Interestingly, throughout this study, the results also highlighted the extent to which the hepatic metabolism of mule ducklings is sex-dependent. A substantial proportion of the genes are differentially expressed according to the sex in many tissues and sexual dimorphism of gene expression in the liver has already been reported [32] including sex differences in PPAR signaling pathways in rodent models [33]. Thus, the application of a nutritional deficiency on metabolisms that already differ, leads to different impacts and sex differences in response to developmental programming as already reviewed by Aiken and Ozanne [34] and more recently by McCabe and coauthors [35]. In our study, some of the measured traits showed a sex effect [18] (Table 2) and, moreover, a number of the studied genes were differentially expressed depending of the sex of the ducklings (Table 1). Therefore, the liver metabolism of female ducklings differed from that of male ducklings in both groups of ducklings (R and C groups). Indeed, the correlation matrices of the two sexes differed within each group, i.e. MR versus FR and MC versus FC (Additional Fig. 1).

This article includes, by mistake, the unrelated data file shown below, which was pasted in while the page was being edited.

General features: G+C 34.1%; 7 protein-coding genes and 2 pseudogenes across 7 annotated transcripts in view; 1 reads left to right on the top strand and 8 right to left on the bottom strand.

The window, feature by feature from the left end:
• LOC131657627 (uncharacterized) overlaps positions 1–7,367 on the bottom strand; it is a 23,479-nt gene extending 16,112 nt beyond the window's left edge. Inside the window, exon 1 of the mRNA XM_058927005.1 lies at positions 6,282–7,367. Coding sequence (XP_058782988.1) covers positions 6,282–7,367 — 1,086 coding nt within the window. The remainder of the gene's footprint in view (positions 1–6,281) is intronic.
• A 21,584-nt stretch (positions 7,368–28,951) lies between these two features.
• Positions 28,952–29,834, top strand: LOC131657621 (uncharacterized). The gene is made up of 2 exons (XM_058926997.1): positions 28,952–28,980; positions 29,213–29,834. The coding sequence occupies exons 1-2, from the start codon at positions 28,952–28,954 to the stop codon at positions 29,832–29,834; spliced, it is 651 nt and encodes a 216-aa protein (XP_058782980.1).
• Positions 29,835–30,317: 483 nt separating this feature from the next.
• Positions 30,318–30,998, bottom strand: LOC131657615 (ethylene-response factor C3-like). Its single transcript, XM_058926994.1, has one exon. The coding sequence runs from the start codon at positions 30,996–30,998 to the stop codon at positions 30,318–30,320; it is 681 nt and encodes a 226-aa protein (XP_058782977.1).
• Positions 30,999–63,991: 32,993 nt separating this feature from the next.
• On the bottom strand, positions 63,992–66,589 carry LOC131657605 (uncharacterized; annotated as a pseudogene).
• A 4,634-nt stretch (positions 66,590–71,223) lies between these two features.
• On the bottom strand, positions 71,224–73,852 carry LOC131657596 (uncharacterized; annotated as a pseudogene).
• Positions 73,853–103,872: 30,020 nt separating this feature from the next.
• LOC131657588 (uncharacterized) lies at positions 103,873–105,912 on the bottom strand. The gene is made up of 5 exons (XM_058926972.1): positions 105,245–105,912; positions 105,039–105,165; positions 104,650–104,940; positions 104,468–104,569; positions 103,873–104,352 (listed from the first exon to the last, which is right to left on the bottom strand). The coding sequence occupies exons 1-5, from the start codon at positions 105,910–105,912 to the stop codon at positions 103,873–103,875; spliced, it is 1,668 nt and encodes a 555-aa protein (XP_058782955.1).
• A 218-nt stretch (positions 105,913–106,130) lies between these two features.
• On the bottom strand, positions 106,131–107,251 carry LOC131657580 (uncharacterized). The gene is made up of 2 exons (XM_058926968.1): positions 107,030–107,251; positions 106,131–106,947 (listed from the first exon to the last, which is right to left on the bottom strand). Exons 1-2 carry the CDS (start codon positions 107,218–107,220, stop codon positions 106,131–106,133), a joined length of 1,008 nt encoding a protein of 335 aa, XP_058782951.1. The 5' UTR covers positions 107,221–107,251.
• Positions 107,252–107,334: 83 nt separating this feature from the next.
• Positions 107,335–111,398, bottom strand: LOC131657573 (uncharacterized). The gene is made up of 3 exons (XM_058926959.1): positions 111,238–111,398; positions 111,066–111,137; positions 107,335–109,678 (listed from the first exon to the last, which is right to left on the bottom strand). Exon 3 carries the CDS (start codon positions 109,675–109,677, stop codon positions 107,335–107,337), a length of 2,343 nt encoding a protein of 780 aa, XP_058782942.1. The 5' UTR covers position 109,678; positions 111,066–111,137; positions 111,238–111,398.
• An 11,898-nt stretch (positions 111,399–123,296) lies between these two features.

Conclusions